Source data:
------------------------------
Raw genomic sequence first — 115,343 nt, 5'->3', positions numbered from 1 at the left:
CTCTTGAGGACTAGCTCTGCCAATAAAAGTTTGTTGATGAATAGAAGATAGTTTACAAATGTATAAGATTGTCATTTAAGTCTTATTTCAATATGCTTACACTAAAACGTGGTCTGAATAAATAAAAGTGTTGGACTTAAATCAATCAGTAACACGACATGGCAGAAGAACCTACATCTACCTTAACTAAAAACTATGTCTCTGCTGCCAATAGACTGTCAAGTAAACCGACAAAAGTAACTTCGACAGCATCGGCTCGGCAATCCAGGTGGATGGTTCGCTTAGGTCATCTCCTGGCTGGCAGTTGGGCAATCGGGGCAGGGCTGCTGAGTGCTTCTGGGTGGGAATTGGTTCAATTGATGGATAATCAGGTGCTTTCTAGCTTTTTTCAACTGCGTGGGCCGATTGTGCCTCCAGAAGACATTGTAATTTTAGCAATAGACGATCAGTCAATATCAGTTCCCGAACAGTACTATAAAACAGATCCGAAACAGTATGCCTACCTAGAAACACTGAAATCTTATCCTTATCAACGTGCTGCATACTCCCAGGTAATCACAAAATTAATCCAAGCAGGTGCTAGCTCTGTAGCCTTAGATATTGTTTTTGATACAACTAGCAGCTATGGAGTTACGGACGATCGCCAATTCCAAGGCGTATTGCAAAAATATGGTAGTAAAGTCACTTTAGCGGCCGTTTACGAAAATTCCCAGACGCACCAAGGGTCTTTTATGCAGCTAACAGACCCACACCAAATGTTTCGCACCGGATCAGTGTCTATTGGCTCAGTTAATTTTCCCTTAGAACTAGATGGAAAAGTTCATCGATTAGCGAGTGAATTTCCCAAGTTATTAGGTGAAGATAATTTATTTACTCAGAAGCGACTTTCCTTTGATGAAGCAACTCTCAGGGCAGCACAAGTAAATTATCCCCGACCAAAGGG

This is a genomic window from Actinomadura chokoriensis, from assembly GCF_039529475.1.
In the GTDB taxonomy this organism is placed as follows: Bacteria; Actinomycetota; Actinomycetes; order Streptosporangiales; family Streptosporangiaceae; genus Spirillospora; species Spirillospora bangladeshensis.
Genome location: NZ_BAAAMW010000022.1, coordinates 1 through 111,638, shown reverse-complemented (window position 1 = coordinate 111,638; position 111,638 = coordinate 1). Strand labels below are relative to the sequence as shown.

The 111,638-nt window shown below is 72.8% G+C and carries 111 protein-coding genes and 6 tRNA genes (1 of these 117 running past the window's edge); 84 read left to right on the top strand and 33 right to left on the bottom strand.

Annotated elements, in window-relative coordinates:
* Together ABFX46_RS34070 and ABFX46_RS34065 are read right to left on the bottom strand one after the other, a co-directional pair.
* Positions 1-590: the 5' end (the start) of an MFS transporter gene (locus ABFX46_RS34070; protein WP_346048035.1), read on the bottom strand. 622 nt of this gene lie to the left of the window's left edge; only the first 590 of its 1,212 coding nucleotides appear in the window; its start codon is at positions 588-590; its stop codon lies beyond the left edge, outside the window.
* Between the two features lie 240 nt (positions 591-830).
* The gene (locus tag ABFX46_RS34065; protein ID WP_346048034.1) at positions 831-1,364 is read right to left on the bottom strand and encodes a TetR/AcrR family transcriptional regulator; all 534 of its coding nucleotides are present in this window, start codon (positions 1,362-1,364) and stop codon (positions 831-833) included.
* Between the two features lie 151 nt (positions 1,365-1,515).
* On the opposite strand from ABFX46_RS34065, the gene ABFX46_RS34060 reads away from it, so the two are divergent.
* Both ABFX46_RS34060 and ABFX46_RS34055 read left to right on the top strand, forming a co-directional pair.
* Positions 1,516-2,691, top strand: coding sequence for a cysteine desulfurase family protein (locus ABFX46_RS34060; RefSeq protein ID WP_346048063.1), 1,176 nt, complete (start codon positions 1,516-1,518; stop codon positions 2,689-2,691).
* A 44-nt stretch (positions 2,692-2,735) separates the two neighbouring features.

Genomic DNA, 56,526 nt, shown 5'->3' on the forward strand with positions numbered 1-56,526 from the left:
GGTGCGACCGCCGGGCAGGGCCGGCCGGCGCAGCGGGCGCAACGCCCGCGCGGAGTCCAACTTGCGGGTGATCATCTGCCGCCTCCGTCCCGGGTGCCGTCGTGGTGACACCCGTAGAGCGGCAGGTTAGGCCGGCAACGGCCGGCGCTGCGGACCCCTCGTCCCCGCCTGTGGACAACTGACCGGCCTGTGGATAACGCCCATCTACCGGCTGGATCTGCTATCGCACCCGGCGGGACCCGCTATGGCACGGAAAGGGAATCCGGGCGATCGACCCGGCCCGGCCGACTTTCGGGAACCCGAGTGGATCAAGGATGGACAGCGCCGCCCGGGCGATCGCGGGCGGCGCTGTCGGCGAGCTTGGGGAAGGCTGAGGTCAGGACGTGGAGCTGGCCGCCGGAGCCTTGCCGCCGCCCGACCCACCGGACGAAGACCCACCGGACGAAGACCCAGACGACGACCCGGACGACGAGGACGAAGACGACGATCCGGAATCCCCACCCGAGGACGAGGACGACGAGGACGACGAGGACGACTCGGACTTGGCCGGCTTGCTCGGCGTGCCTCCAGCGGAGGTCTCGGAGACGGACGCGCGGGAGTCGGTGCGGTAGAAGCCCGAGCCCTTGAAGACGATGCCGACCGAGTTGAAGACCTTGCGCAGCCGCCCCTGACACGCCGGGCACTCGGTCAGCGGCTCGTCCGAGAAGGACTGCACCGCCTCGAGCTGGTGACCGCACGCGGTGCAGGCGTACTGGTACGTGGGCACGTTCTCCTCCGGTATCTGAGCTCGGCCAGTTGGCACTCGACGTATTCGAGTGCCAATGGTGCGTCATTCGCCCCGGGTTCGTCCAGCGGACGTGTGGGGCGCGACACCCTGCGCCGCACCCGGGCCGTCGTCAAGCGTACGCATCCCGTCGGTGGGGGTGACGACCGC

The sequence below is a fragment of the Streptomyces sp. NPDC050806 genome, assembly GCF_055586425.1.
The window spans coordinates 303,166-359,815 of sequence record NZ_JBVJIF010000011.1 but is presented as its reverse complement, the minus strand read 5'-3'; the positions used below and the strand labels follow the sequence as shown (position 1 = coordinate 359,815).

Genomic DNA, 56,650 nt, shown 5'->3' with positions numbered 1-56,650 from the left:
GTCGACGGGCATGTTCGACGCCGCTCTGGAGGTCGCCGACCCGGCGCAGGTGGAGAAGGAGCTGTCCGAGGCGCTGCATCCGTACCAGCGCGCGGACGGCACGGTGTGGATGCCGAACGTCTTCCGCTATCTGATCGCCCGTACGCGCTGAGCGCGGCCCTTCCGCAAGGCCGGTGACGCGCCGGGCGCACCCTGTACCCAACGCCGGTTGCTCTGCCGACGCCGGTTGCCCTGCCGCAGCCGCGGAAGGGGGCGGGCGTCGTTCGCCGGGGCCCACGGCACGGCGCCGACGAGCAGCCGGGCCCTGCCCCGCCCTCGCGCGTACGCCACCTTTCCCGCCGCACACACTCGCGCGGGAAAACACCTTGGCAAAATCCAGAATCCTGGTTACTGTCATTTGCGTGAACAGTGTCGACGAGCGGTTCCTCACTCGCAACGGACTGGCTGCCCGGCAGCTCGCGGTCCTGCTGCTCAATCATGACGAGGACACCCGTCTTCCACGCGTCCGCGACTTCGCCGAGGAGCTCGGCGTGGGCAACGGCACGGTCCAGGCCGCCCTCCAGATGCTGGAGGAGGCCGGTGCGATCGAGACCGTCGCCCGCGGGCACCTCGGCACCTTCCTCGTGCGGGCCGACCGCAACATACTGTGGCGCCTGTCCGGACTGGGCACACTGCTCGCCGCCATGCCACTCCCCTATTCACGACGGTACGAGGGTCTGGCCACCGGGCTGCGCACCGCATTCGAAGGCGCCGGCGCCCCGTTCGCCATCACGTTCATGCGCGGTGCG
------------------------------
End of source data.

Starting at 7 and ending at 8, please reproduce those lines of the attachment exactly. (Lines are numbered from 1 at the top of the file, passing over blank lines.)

Annotated elements, in window-relative coordinates:
* Together ABFX46_RS34070 and ABFX46_RS34065 are read right to left on the bottom strand one after the other, a co-directional pair.